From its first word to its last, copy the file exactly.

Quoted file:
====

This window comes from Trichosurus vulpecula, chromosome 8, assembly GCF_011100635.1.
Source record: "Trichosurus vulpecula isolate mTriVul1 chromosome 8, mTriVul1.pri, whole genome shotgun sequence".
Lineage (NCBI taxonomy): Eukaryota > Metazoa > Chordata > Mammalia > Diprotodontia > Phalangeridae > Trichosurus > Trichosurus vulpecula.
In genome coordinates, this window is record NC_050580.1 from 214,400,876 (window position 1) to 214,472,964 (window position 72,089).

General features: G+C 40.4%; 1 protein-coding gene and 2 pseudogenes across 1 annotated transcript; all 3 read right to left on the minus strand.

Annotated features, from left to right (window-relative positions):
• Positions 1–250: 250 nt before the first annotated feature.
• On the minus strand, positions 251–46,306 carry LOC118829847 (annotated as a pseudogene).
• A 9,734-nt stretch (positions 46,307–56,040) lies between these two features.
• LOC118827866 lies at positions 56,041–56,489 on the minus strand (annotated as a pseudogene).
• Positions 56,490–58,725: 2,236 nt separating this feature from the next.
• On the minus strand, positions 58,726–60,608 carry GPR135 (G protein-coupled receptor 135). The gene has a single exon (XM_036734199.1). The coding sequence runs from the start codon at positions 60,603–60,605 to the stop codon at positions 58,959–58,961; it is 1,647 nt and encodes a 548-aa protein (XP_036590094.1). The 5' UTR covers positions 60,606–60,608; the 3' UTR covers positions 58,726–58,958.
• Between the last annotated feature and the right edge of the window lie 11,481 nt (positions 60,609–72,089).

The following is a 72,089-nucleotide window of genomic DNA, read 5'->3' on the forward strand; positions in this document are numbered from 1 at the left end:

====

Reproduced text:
This window comes from Trichosurus vulpecula, chromosome 8, assembly GCF_011100635.1.
Source record: "Trichosurus vulpecula isolate mTriVul1 chromosome 8, mTriVul1.pri, whole genome shotgun sequence".
Lineage (NCBI taxonomy): Eukaryota > Metazoa > Chordata > Mammalia > Diprotodontia > Phalangeridae > Trichosurus > Trichosurus vulpecula.
In genome coordinates, this window is record NC_050580.1 from 214,400,876 (window position 1) to 214,472,964 (window position 72,089).

General features: G+C 40.4%; 1 protein-coding gene and 2 pseudogenes across 1 annotated transcript; all 3 read right to left on the minus strand.

Annotated features, from left to right (window-relative positions):
• Positions 1–250: 250 nt before the first annotated feature.
• On the minus strand, positions 251–46,306 carry LOC118829847 (annotated as a pseudogene).
• A 9,734-nt stretch (positions 46,307–56,040) lies between these two features.
• LOC118827866 lies at positions 56,041–56,489 on the minus strand (annotated as a pseudogene).
• Positions 56,490–58,725: 2,236 nt separating this feature from the next.
• On the minus strand, positions 58,726–60,608 carry GPR135 (G protein-coupled receptor 135). The gene has a single exon (XM_036734199.1). The coding sequence runs from the start codon at positions 60,603–60,605 to the stop codon at positions 58,959–58,961; it is 1,647 nt and encodes a 548-aa protein (XP_036590094.1). The 5' UTR covers positions 60,606–60,608; the 3' UTR covers positions 58,726–58,958.
• Between the last annotated feature and the right edge of the window lie 11,481 nt (positions 60,609–72,089).

The following is a 72,089-nucleotide window of genomic DNA, read 5'->3' on the forward strand; positions in this document are numbered from 1 at the left end: